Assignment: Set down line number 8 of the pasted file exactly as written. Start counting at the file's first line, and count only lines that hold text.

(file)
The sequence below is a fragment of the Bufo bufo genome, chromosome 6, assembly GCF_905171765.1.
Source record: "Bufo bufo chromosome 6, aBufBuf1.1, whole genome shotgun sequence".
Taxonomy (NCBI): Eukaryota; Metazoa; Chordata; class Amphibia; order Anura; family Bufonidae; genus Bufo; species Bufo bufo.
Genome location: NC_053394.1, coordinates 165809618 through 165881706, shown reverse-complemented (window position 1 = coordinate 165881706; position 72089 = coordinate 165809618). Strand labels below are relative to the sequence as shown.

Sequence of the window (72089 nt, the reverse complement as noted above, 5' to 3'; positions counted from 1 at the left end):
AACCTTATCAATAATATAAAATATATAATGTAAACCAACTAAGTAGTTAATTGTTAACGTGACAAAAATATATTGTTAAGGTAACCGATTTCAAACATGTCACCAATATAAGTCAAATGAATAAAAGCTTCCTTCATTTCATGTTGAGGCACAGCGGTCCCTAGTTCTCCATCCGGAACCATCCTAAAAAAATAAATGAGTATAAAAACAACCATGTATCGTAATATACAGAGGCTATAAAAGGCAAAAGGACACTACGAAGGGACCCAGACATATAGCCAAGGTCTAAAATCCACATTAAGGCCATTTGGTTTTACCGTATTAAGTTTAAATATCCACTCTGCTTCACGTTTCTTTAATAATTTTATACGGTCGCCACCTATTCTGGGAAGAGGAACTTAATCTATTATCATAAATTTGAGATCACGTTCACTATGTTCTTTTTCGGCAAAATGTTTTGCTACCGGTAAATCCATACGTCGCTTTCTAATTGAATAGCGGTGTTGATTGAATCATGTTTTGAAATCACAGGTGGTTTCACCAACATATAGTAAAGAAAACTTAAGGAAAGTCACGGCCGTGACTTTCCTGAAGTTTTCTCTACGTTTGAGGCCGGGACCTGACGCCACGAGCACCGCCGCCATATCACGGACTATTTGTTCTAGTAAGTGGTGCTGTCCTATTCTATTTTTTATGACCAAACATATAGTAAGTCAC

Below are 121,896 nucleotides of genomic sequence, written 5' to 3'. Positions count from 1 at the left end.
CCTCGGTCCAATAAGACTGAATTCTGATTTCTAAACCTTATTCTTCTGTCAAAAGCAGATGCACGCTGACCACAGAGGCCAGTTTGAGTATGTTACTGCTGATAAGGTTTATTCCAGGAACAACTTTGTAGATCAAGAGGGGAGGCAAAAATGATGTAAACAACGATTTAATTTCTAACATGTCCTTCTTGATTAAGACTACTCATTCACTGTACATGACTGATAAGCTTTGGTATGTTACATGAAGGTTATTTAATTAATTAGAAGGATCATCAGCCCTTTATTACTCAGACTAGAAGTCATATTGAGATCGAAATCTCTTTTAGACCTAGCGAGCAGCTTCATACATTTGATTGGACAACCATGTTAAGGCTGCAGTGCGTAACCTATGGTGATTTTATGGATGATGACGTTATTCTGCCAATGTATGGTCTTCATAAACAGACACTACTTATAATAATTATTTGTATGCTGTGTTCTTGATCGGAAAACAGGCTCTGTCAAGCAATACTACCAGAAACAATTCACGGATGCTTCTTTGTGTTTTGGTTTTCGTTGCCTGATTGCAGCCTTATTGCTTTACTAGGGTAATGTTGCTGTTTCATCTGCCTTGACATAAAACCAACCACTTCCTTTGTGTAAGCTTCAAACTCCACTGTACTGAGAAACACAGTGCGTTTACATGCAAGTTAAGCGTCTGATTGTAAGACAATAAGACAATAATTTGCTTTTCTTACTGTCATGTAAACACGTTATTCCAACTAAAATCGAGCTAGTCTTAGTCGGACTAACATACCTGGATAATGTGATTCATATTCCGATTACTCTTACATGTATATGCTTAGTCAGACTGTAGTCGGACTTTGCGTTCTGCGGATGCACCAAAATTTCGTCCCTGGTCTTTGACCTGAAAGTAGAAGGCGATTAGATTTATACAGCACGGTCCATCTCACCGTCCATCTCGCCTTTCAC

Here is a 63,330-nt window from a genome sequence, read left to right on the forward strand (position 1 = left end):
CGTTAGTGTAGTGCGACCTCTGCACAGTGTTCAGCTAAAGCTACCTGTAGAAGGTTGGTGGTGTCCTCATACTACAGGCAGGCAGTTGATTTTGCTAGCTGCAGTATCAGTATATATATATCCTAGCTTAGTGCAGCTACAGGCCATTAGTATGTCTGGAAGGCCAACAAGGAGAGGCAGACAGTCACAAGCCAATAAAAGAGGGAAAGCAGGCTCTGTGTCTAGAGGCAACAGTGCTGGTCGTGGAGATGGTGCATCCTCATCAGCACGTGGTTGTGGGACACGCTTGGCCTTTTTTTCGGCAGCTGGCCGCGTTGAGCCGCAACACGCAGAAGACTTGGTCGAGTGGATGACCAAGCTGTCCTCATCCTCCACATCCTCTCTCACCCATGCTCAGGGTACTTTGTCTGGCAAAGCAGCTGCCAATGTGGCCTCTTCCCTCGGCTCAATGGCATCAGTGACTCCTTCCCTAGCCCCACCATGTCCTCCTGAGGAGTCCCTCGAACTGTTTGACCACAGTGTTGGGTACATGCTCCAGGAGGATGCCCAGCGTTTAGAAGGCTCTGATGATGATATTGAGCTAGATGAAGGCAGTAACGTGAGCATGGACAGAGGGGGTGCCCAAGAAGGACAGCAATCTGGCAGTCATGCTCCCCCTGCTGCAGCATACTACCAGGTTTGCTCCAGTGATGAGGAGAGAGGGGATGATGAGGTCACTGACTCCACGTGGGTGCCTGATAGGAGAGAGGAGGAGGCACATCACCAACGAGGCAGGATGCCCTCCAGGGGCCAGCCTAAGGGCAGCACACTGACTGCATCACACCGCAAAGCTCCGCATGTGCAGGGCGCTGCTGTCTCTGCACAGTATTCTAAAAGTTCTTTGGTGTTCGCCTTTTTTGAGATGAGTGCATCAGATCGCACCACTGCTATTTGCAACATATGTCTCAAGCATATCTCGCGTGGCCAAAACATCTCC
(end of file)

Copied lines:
CCTCGGTCCAATAAGACTGAATTCTGATTTCTAAACCTTATTCTTCTGTCAAAAGCAGATGCACGCTGACCACAGAGGCCAGTTTGAGTATGTTACTGCTGATAAGGTTTATTCCAGGAACAACTTTGTAGATCAAGAGGGGAGGCAAAAATGATGTAAACAACGATTTAATTTCTAACATGTCCTTCTTGATTAAGACTACTCATTCACTGTACATGACTGATAAGCTTTGGTATGTTACATGAAGGTTATTTAATTAATTAGAAGGATCATCAGCCCTTTATTACTCAGACTAGAAGTCATATTGAGATCGAAATCTCTTTTAGACCTAGCGAGCAGCTTCATACATTTGATTGGACAACCATGTTAAGGCTGCAGTGCGTAACCTATGGTGATTTTATGGATGATGACGTTATTCTGCCAATGTATGGTCTTCATAAACAGACACTACTTATAATAATTATTTGTATGCTGTGTTCTTGATCGGAAAACAGGCTCTGTCAAGCAATACTACCAGAAACAATTCACGGATGCTTCTTTGTGTTTTGGTTTTCGTTGCCTGATTGCAGCCTTATTGCTTTACTAGGGTAATGTTGCTGTTTCATCTGCCTTGACATAAAACCAACCACTTCCTTTGTGTAAGCTTCAAACTCCACTGTACTGAGAAACACAGTGCGTTTACATGCAAGTTAAGCGTCTGATTGTAAGACAATAAGACAATAATTTGCTTTTCTTACTGTCATGTAAACACGTTATTCCAACTAAAATCGAGCTAGTCTTAGTCGGACTAACATACCTGGATAATGTGATTCATATTCCGATTACTCTTACATGTATATGCTTAGTCAGACTGTAGTCGGACTTTGCGTTCTGCGGATGCACCAAAATTTCGTCCCTGGTCTTTGACCTGAAAGTAGAAGGCGATTAGATTTATACAGCACGGTCCATCTCACCGTCCATCTCGCCTTTCAC